Germany abets a new world war

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Syrian President Bashar Assad is not an independent actor. The Assad regime owes its existence to Iran and Russia.

Bashar Assad would never have carried out his April 7 chemical weapons attack against rebel forces and their families in Douma, outside Damascus, if he hadn’t received a green light from Russia and operational assistance and permission from Iran.

As a result, by sidestepping Russian and Iranian assets in Syria, President Donald Trump’s precision strike in retaliation for Syria’s chemical weapons attack may have little strategic significance.

As Israel noted Thursday, Iran is specifically responsible for the violence in Syria. And as Trump gets his new foreign policy team set up, with his Secretary of State-designate Mike Pompeo awaiting Senate confirmation, the threat Iran poses to US national security and strategic interests is rapidly expanding.

Not only is Iran the power behind the man Trump referred to as a “Gas Killing Animal who kills his people and enjoys it.” Iran is the most acute threat to the nuclear peace that has held since the end of World War II.

On April 9, Iran celebrated “Nuclear Day.” Regime officials, including President Hassan Rouhani, threatened the U.S., saying that if America abandons the so-called Joint Comprehensive Plan of Action (JCPOA), better known as the Iran nuclear deal, then Iran can restore uranium enrichment to weapons grade levels within two days.

These threats underscore the point, made repeatedly by nuclear watchdogs and nuclear deal opponents, that under the nuclear deal, Iran has expanded its nuclear capabilities.

With the May 12 deadline set by President Trump for the U.S. and its allies to improve the Iran deal, the U.S. and its European allies have less than a month to agree on new provisions that can make the deal worth retaining.

During his Senate confirmation hearing this week, Pompeo said that the Trump administration prefers to amend the deal in a manner that would satisfy U.S. requirements, but the U.S. will consider other actions if it cannot be adequately improved.

In his words, “I want to fix this deal; that’s the objective. In the event that we conclude we can’t fix this deal … then the president is going to be given the best advice, including by me. If there’s no chance that we can fix it, I will recommend to the president that we do our level best to work with our allies to achieve a better outcome and a better deal.”

In his written testimony to the Senate, Pompeo noted that Iran’s illicit nuclear program is just one of many ways that Iran’s actions threaten America and its allies.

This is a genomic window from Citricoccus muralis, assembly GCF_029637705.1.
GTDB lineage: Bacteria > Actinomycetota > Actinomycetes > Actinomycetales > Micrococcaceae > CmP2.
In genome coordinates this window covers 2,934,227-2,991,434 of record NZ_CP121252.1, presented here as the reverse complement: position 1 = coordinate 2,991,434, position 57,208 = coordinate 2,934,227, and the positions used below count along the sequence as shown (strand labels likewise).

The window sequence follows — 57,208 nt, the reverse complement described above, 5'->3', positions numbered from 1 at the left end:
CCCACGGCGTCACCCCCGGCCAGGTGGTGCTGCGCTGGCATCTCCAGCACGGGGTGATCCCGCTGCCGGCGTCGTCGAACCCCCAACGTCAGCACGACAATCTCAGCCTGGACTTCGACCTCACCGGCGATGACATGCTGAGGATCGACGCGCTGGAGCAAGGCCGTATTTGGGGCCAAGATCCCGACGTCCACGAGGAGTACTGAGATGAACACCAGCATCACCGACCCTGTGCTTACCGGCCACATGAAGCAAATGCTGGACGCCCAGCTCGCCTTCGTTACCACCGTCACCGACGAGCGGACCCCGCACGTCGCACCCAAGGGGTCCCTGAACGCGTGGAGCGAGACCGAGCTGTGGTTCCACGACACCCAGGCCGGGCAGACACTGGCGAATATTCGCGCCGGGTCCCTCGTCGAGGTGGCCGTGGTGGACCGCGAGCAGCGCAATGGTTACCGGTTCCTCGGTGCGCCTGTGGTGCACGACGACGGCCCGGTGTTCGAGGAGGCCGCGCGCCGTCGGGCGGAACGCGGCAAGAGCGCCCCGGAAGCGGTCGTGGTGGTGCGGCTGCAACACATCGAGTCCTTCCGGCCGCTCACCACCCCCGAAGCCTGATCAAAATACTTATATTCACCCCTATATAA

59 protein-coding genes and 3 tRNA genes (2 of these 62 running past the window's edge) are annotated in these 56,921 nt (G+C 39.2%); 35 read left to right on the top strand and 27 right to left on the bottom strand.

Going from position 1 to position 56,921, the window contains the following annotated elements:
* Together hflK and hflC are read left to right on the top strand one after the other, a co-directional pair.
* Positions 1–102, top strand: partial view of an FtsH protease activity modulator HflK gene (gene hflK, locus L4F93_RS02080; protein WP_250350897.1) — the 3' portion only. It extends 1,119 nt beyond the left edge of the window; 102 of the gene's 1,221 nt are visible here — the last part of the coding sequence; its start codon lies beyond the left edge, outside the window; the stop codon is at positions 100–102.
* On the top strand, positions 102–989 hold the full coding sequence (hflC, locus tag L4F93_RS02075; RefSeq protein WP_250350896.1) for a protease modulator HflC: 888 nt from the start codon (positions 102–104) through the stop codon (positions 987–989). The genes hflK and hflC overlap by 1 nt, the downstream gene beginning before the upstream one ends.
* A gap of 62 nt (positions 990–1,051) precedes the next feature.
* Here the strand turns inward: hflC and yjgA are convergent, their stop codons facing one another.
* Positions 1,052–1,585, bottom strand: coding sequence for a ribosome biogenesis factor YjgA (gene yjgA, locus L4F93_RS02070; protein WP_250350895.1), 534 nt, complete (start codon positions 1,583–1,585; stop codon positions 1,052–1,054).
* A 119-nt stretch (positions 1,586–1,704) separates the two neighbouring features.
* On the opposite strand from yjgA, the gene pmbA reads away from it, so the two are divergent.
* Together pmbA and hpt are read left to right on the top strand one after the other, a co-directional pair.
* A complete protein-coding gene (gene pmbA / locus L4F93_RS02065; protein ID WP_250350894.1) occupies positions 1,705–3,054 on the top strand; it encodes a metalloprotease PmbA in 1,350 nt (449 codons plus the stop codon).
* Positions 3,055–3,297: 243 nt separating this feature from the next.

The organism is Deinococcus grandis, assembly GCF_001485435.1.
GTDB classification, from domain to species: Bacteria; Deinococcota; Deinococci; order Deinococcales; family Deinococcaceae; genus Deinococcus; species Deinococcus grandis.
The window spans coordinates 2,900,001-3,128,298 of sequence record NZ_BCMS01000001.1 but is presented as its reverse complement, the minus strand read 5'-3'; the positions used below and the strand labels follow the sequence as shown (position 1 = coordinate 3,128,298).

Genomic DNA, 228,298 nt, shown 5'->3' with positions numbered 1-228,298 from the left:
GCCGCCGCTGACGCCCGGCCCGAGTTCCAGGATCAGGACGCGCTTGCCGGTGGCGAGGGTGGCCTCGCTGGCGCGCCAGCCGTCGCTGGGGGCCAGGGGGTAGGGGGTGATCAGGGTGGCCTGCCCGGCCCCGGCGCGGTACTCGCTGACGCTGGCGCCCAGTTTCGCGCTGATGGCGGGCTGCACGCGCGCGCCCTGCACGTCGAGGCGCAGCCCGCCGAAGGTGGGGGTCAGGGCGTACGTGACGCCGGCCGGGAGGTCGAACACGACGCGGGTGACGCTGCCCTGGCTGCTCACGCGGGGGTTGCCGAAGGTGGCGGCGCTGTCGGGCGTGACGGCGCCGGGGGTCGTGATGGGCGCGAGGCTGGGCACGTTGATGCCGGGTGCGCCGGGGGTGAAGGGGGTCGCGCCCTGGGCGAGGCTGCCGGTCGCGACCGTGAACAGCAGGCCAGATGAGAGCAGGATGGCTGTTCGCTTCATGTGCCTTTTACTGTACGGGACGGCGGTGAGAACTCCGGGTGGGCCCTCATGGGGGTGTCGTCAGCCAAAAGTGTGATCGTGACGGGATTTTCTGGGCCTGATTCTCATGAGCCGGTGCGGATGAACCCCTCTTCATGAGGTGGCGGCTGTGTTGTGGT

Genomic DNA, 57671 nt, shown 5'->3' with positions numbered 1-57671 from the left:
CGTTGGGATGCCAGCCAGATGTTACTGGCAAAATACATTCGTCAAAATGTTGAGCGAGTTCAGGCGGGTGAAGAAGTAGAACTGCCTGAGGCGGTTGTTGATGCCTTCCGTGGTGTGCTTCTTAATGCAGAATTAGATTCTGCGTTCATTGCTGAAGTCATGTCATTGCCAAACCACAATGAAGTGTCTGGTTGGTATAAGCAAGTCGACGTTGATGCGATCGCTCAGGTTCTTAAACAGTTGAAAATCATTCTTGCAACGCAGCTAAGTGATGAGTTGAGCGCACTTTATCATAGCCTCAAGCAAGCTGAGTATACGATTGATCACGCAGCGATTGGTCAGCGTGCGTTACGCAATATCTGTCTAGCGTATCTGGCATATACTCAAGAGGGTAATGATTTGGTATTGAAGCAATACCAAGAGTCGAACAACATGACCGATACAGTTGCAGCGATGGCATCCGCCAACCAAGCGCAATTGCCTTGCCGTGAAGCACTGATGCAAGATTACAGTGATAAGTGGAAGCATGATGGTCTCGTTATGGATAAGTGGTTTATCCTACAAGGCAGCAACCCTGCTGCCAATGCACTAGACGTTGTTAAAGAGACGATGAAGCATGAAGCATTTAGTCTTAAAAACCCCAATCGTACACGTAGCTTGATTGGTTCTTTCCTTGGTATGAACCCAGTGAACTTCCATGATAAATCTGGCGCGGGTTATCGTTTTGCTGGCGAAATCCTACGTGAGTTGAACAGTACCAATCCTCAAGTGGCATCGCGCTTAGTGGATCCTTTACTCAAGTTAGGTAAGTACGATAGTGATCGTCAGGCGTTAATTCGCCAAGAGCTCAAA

In his words, “We cannot let the nuclear file prevent us from acting against Iran’s cyber efforts or its attempts to provide missiles to the Houthis [in Yemen] to attack Saudi Arabia and Americans who travel there. Iran’s activities in Syria, Iraq and Lebanon threaten the very existence of Israel, and the global reach of Hezbollah threatens us right here in the homeland.”

Distressingly, one of the key parties blocking U.S. efforts to curb Iranian capabilities in all areas is one of America’s closest allies: Germany.

Although Germany is a member of NATO and is perceived as a loyal U.S. ally, in practice, Germany is one of Iran’s most powerful protectors and promoters.

For the past several weeks, administration officials have told reporters that Germany is selling Iran technology that Iran is using to help the Assad regime replenish its chemical weapons stocks.

Last week, the Jerusalem Post reported that the Germany’s Krempel Group provided components found on the Iranian rockets used by the Syrian regime in its chemical attack in Douma.

The German government refused to comment on Krempel’s apparent contribution to Assad’s deployment of chemical weapons against civilians.

As for the nuclear deal with Iran, according to administration officials involved in negotiations with the Europeans to amend the deal, Germany is the principle obstacle to substantive changes to the agreement.

According a report in the Washington Free Beacon, a U.S. official said that Germany refuses to agree to apply sanctions against Iran for its development of ballistic weapons.

Rather than sanctioning Iran for its ballistic missile development, which the administration has determined violates the spirit of the agreement as well as binding UN Security Council resolutions, according to the administration official, “the Germans say the West should simply keep waiving sanctions and offer to negotiate with Iran on its missile program by offering the regime more economic incentives in exchange for JCPOA-like concessions on the missiles.”

As for Hezbollah, Germany has stopped Europe from taking more decisive action.

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